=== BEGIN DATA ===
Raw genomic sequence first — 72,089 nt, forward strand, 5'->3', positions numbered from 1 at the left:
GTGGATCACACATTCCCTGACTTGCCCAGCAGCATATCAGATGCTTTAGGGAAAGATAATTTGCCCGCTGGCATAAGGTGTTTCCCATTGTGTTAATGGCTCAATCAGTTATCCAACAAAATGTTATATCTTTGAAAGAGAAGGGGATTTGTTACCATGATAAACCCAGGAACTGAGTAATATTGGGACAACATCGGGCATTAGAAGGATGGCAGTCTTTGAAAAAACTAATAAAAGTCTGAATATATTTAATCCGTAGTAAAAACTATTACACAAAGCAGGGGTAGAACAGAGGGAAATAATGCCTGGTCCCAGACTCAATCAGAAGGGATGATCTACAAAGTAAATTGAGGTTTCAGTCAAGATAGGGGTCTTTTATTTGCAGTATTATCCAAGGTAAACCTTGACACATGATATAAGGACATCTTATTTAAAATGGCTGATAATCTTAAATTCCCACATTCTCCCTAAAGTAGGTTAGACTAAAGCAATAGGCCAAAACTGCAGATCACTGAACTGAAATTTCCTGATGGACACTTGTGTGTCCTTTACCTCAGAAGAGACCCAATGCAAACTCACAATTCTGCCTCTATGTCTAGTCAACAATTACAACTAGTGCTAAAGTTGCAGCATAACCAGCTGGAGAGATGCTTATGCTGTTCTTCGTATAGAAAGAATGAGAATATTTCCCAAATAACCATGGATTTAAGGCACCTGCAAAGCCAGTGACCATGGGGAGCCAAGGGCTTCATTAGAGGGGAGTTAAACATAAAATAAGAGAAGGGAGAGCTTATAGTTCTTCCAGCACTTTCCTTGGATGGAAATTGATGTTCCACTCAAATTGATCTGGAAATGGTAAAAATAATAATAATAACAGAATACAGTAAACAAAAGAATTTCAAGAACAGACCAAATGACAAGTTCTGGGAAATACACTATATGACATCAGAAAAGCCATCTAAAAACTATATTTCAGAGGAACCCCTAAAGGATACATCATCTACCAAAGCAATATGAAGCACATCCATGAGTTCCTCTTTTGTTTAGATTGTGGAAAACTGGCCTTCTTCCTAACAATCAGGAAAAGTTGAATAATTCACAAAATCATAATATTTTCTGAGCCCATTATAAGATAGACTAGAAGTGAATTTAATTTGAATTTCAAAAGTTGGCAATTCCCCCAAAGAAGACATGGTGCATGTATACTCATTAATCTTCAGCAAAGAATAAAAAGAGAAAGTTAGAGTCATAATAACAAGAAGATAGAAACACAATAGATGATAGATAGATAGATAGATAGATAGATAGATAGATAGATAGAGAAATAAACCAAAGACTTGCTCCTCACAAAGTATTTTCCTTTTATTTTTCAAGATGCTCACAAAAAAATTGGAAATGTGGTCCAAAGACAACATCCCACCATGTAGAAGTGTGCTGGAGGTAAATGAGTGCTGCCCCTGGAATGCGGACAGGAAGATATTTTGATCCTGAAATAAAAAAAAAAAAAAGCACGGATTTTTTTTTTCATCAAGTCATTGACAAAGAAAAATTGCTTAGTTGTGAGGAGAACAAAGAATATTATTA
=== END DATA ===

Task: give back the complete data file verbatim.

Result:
Raw genomic sequence first — 72,089 nt, forward strand, 5'->3', positions numbered from 1 at the left:
GTGGATCACACATTCCCTGACTTGCCCAGCAGCATATCAGATGCTTTAGGGAAAGATAATTTGCCCGCTGGCATAAGGTGTTTCCCATTGTGTTAATGGCTCAATCAGTTATCCAACAAAATGTTATATCTTTGAAAGAGAAGGGGATTTGTTACCATGATAAACCCAGGAACTGAGTAATATTGGGACAACATCGGGCATTAGAAGGATGGCAGTCTTTGAAAAAACTAATAAAAGTCTGAATATATTTAATCCGTAGTAAAAACTATTACACAAAGCAGGGGTAGAACAGAGGGAAATAATGCCTGGTCCCAGACTCAATCAGAAGGGATGATCTACAAAGTAAATTGAGGTTTCAGTCAAGATAGGGGTCTTTTATTTGCAGTATTATCCAAGGTAAACCTTGACACATGATATAAGGACATCTTATTTAAAATGGCTGATAATCTTAAATTCCCACATTCTCCCTAAAGTAGGTTAGACTAAAGCAATAGGCCAAAACTGCAGATCACTGAACTGAAATTTCCTGATGGACACTTGTGTGTCCTTTACCTCAGAAGAGACCCAATGCAAACTCACAATTCTGCCTCTATGTCTAGTCAACAATTACAACTAGTGCTAAAGTTGCAGCATAACCAGCTGGAGAGATGCTTATGCTGTTCTTCGTATAGAAAGAATGAGAATATTTCCCAAATAACCATGGATTTAAGGCACCTGCAAAGCCAGTGACCATGGGGAGCCAAGGGCTTCATTAGAGGGGAGTTAAACATAAAATAAGAGAAGGGAGAGCTTATAGTTCTTCCAGCACTTTCCTTGGATGGAAATTGATGTTCCACTCAAATTGATCTGGAAATGGTAAAAATAATAATAATAACAGAATACAGTAAACAAAAGAATTTCAAGAACAGACCAAATGACAAGTTCTGGGAAATACACTATATGACATCAGAAAAGCCATCTAAAAACTATATTTCAGAGGAACCCCTAAAGGATACATCATCTACCAAAGCAATATGAAGCACATCCATGAGTTCCTCTTTTGTTTAGATTGTGGAAAACTGGCCTTCTTCCTAACAATCAGGAAAAGTTGAATAATTCACAAAATCATAATATTTTCTGAGCCCATTATAAGATAGACTAGAAGTGAATTTAATTTGAATTTCAAAAGTTGGCAATTCCCCCAAAGAAGACATGGTGCATGTATACTCATTAATCTTCAGCAAAGAATAAAAAGAGAAAGTTAGAGTCATAATAACAAGAAGATAGAAACACAATAGATGATAGATAGATAGATAGATAGATAGATAGATAGATAGATAGAGAAATAAACCAAAGACTTGCTCCTCACAAAGTATTTTCCTTTTATTTTTCAAGATGCTCACAAAAAAATTGGAAATGTGGTCCAAAGACAACATCCCACCATGTAGAAGTGTGCTGGAGGTAAATGAGTGCTGCCCCTGGAATGCGGACAGGAAGATATTTTGATCCTGAAATAAAAAAAAAAAAAAGCACGGATTTTTTTTTTCATCAAGTCATTGACAAAGAAAAATTGCTTAGTTGTGAGGAGAACAAAGAATATTATTA